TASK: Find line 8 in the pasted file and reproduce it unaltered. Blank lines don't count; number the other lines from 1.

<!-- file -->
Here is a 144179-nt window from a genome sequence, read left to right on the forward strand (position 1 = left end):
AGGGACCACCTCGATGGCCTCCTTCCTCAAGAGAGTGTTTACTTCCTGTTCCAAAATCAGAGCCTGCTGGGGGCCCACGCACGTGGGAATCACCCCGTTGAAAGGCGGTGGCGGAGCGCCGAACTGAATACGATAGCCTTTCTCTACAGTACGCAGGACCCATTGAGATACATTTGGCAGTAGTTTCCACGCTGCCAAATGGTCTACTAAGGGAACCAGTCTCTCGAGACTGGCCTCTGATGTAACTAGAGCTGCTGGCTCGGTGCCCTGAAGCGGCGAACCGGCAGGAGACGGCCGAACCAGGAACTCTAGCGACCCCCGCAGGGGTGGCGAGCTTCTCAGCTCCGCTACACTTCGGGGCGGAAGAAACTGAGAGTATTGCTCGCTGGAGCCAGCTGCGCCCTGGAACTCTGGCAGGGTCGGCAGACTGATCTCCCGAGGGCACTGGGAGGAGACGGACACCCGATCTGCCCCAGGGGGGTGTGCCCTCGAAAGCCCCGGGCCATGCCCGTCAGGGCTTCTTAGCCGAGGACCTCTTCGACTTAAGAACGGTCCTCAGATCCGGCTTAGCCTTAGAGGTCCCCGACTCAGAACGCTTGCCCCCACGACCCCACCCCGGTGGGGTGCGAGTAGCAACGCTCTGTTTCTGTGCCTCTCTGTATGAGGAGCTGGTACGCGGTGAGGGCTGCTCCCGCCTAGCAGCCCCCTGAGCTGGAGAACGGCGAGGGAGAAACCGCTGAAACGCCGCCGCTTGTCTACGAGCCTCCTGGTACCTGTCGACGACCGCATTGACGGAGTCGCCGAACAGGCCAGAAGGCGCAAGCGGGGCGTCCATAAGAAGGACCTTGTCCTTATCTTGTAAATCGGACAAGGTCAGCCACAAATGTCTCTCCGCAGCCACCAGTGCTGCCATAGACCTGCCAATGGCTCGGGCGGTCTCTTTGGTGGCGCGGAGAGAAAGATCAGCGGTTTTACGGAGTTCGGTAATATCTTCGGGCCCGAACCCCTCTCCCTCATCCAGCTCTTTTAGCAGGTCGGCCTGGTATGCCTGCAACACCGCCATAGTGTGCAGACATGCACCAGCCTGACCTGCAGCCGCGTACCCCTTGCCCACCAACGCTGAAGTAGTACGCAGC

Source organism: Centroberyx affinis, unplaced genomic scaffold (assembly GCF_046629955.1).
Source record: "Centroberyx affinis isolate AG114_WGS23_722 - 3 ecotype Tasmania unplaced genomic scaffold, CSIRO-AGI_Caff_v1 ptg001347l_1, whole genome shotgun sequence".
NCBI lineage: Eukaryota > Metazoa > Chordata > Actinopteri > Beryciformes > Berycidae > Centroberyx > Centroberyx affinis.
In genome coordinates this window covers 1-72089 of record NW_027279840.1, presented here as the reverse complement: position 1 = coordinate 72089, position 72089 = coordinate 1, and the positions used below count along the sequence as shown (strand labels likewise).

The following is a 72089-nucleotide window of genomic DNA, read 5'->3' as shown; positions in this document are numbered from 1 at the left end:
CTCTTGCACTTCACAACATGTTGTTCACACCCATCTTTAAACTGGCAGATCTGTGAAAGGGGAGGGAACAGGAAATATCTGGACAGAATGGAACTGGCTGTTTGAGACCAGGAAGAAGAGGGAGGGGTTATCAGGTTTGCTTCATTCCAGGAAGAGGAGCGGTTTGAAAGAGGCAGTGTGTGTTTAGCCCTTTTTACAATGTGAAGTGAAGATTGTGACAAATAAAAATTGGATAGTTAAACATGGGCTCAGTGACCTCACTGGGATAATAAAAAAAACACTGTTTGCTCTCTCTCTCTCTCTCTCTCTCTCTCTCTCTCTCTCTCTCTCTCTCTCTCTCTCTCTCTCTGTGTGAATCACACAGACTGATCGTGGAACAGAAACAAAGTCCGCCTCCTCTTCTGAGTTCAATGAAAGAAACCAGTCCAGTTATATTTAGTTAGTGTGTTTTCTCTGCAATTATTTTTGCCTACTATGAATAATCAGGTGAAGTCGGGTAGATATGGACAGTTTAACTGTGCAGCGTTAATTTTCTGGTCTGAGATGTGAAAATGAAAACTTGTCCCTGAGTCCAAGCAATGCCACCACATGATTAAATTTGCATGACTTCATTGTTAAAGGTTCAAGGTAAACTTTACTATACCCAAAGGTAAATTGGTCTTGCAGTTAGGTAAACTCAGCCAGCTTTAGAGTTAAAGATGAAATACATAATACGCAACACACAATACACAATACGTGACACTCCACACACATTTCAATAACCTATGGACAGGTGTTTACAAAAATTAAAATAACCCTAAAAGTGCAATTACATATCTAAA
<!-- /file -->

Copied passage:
CTCTTGCACTTCACAACATGTTGTTCACACCCATCTTTAAACTGGCAGATCTGTGAAAGGGGAGGGAACAGGAAATATCTGGACAGAATGGAACTGGCTGTTTGAGACCAGGAAGAAGAGGGAGGGGTTATCAGGTTTGCTTCATTCCAGGAAGAGGAGCGGTTTGAAAGAGGCAGTGTGTGTTTAGCCCTTTTTACAATGTGAAGTGAAGATTGTGACAAATAAAAATTGGATAGTTAAACATGGGCTCAGTGACCTCACTGGGATAATAAAAAAAACACTGTTTGCTCTCTCTCTCTCTCTCTCTCTCTCTCTCTCTCTCTCTCTCTCTCTCTCTCTCTCTCTCTCTGTGTGAATCACACAGACTGATCGTGGAACAGAAACAAAGTCCGCCTCCTCTTCTGAGTTCAATGAAAGAAACCAGTCCAGTTATATTTAGTTAGTGTGTTTTCTCTGCAATTATTTTTGCCTACTATGAATAATCAGGTGAAGTCGGGTAGATATGGACAGTTTAACTGTGCAGCGTTAATTTTCTGGTCTGAGATGTGAAAATGAAAACTTGTCCCTGAGTCCAAGCAATGCCACCACATGATTAAATTTGCATGACTTCATTGTTAAAGGTTCAAGGTAAACTTTACTATACCCAAAGGTAAATTGGTCTTGCAGTTAGGTAAACTCAGCCAGCTTTAGAGTTAAAGATGAAATACATAATACGCAACACACAATACACAATACGTGACACTCCACACACATTTCAATAACCTATGGACAGGTGTTTACAAAAATTAAAATAACCCTAAAAGTGCAATTACATATCTAAA